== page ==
It is just Jan and me for a Saturday night. Eilene is off at a party, so Jan asked for something with mushrooms, like mushroom soup—something Eilene does not like. Soup calls for a salad and crackers.
Note: On this site, the province will usually be spelled “Sichuan,” the Pinyin Romanization of the Chinese characters—the system used by the mainland Chinese, where we lived for several years. “Szechuan” is the Wade Giles Romanization—used by the English and Taiwanese. The spelling you choose to use is, of course, a political marker.
I have been making two types of crackers recently. One recipe uses cold milk and butter and the second recipe that uses hot cream and melted butter. The first produces crackers that are crisp and a bit puffy, the second produces crackers that are tender and smooth—the difference between a saltine and a Ritz cracker. Today, I am using the hot cream method.
Note: For a similar cracker using the other method check out Sichuan Pepper Oyster Crackers.
Karl’s Sichuan Pepper Crackers
2+ cups all-purpose flour, separate uses
2 tsp. baking powder
1 tsp. sugar
1 tsp. Kosher salt
1 Tbs. Sichuan pepper, ground
¾+ cup half-and-half, separate uses
¼ cup (½ stick) cold unsalted butter
1 large egg, lightly scrambled
1 tsp. Flor de Sal (medium course grained sea salt from Spain)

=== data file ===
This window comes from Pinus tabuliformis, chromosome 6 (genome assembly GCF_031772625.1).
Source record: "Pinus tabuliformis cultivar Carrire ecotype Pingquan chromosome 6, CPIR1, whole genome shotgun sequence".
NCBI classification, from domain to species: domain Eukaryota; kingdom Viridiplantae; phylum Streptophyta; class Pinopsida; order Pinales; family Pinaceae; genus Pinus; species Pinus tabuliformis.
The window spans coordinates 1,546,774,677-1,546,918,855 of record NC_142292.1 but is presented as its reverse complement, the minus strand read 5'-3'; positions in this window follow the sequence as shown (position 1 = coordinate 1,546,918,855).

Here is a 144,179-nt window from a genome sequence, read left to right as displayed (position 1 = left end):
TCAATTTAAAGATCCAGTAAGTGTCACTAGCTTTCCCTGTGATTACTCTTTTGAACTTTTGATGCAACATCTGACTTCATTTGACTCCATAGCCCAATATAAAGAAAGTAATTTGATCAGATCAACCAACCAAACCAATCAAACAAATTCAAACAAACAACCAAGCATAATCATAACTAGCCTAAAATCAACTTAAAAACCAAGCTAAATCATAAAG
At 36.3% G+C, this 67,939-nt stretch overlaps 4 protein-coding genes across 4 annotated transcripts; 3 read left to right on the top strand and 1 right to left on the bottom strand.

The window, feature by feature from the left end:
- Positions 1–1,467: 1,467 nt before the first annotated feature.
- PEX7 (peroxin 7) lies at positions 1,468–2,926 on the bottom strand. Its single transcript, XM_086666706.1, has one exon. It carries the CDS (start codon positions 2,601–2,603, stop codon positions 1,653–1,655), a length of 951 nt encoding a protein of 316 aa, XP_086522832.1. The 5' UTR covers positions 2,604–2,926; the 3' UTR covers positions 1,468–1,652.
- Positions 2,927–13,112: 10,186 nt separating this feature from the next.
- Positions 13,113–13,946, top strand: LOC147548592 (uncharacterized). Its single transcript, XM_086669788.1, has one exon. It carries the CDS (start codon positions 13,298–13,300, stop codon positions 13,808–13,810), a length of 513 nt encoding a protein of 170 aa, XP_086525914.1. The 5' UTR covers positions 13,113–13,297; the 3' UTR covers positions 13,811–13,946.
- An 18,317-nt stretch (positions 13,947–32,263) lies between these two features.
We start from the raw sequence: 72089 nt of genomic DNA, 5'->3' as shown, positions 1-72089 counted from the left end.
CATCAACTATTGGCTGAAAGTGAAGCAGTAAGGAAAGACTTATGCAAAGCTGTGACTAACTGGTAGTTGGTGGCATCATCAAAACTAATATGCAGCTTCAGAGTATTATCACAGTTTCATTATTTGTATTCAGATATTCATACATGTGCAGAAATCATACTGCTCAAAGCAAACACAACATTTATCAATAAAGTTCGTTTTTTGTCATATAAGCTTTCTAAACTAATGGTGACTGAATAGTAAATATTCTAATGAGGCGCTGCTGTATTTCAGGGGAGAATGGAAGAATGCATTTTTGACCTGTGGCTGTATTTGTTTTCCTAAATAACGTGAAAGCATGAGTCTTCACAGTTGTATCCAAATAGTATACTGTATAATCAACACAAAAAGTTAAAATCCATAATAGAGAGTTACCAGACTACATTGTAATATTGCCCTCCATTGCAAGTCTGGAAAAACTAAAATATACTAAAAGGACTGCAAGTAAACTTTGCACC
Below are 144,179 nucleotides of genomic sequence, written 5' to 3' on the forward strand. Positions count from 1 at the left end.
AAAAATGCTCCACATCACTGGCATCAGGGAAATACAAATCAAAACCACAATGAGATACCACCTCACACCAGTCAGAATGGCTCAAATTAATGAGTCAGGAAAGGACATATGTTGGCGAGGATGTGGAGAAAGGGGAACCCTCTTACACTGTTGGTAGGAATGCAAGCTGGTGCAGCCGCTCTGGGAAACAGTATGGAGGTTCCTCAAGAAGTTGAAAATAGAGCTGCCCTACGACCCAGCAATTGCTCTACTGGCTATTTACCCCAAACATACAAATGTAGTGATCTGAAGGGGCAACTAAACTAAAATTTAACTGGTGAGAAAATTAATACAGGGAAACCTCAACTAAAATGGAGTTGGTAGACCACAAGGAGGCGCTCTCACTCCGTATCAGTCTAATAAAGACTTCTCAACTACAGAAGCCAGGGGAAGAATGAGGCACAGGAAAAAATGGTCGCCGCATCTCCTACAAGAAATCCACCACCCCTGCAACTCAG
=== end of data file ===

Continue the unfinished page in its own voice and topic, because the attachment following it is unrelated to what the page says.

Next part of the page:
1. Put 2 cups of flour, the baking powder, sugar, and salt into a large bowl and mix well.
Tip: I run the dry mixture through a flour sifter 4-5 times to get a good even mix.
2. Stir in the Sichuan pepper.
Tip: Never toast Sichuan pepper to “bloom” its flavor. The primary flavor compounds of Sichuan pepper are very volatile and—when you can—you add it at the last minute.
3. Put the milk in a two cup measure and heat it until just to a boil.
4. Cut the butter into pats and add them to the milk.
Tip: The butter will melt and cool off the hot cream.
5. When the butter and cream are cool enough—not to cook the eggs—add the eggs to the measuring cup and lightly beat.
6. Make a well in the flour mixture and pour the cream mixture into it. Stir briefly, until most of the flour has been moistened.
Tip: A little dry flour is OK, but add another teaspoon or two of cream if there is a lot of dry flour in the bottom of the bowl.
7. Turn out the dough onto a board (a pastry marble if possible) and knead the dough until all of the dry flour has been incorporated, about five minutes.
Note: When I make these crackers with cold butter you had to be careful not to overwork the dough and melt the butter into the flour. With this method the more you knead the dough the better. The butter is binding up most of the flour and prevents gluten form forming, giving you a more tender cracker.
8. Divide the dough in half and cut the halves again to form four lumps.
9. Form the dough into smooth balls and put them in a large bowl covered with a damp towel.
10. Dust a clean flat surface with two tablespoons of flour and press one of the dough balls into a 4 inch flat square about one half inch thick.